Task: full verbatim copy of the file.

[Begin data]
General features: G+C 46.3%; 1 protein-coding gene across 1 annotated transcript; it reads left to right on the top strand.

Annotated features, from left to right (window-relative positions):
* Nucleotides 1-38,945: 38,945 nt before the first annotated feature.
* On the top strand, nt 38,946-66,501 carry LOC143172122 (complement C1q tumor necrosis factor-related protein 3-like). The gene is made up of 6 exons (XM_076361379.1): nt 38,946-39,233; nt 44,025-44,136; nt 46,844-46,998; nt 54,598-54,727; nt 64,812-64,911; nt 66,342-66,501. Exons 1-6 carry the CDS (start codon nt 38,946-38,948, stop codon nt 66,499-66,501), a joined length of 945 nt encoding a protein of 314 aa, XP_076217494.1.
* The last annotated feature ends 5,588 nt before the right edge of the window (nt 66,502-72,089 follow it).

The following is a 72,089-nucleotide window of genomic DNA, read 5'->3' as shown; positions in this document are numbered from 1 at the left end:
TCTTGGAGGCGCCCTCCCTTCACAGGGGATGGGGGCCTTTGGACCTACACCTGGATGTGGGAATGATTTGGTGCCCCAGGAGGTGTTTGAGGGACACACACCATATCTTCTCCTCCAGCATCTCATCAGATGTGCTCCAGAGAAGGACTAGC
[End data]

General features: G+C 46.3%; 1 protein-coding gene across 1 annotated transcript; it reads left to right on the top strand.

Annotated features, from left to right (window-relative positions):
* Nucleotides 1-38,945: 38,945 nt before the first annotated feature.
* On the top strand, nt 38,946-66,501 carry LOC143172122 (complement C1q tumor necrosis factor-related protein 3-like). The gene is made up of 6 exons (XM_076361379.1): nt 38,946-39,233; nt 44,025-44,136; nt 46,844-46,998; nt 54,598-54,727; nt 64,812-64,911; nt 66,342-66,501. Exons 1-6 carry the CDS (start codon nt 38,946-38,948, stop codon nt 66,499-66,501), a joined length of 945 nt encoding a protein of 314 aa, XP_076217494.1.
* The last annotated feature ends 5,588 nt before the right edge of the window (nt 66,502-72,089 follow it).

The following is a 72,089-nucleotide window of genomic DNA, read 5'->3' as shown; positions in this document are numbered from 1 at the left end:
TCTTGGAGGCGCCCTCCCTTCACAGGGGATGGGGGCCTTTGGACCTACACCTGGATGTGGGAATGATTTGGTGCCCCAGGAGGTGTTTGAGGGACACACACCATATCTTCTCCTCCAGCATCTCATCAGATGTGCTCCAGAGAAGGACTAGC